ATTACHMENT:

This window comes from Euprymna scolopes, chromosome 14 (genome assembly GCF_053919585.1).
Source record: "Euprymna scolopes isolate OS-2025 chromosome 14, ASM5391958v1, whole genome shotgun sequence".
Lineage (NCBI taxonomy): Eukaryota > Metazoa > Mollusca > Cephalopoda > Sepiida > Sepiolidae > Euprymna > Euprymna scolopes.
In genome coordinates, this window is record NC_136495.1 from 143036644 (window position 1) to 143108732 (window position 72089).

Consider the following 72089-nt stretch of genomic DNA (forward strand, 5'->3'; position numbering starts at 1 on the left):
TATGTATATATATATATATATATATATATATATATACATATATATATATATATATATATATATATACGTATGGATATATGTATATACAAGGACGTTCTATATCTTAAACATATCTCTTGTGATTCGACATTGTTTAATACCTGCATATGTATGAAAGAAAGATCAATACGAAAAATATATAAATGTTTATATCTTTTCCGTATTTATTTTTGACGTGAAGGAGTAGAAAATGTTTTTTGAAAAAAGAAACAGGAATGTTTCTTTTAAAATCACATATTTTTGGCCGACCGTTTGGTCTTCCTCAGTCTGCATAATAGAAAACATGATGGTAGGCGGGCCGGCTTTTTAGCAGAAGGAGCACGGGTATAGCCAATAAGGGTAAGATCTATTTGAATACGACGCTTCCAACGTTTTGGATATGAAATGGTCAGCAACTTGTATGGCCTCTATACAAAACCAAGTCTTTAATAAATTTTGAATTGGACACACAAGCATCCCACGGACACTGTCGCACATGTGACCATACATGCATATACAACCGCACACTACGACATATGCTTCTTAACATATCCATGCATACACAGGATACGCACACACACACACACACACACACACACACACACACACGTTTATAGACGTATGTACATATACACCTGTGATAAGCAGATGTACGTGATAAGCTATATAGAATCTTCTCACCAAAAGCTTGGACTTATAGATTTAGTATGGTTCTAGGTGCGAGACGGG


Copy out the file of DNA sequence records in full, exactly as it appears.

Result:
This window comes from Euprymna scolopes, chromosome 14 (genome assembly GCF_053919585.1).
Source record: "Euprymna scolopes isolate OS-2025 chromosome 14, ASM5391958v1, whole genome shotgun sequence".
Lineage (NCBI taxonomy): Eukaryota > Metazoa > Mollusca > Cephalopoda > Sepiida > Sepiolidae > Euprymna > Euprymna scolopes.
In genome coordinates, this window is record NC_136495.1 from 143036644 (window position 1) to 143108732 (window position 72089).

Consider the following 72089-nt stretch of genomic DNA (forward strand, 5'->3'; position numbering starts at 1 on the left):
TATGTATATATATATATATATATATATATATATATACATATATATATATATATATATATATATATACGTATGGATATATGTATATACAAGGACGTTCTATATCTTAAACATATCTCTTGTGATTCGACATTGTTTAATACCTGCATATGTATGAAAGAAAGATCAATACGAAAAATATATAAATGTTTATATCTTTTCCGTATTTATTTTTGACGTGAAGGAGTAGAAAATGTTTTTTGAAAAAAGAAACAGGAATGTTTCTTTTAAAATCACATATTTTTGGCCGACCGTTTGGTCTTCCTCAGTCTGCATAATAGAAAACATGATGGTAGGCGGGCCGGCTTTTTAGCAGAAGGAGCACGGGTATAGCCAATAAGGGTAAGATCTATTTGAATACGACGCTTCCAACGTTTTGGATATGAAATGGTCAGCAACTTGTATGGCCTCTATACAAAACCAAGTCTTTAATAAATTTTGAATTGGACACACAAGCATCCCACGGACACTGTCGCACATGTGACCATACATGCATATACAACCGCACACTACGACATATGCTTCTTAACATATCCATGCATACACAGGATACGCACACACACACACACACACACACACACACACACACACGTTTATAGACGTATGTACATATACACCTGTGATAAGCAGATGTACGTGATAAGCTATATAGAATCTTCTCACCAAAAGCTTGGACTTATAGATTTAGTATGGTTCTAGGTGCGAGACGGG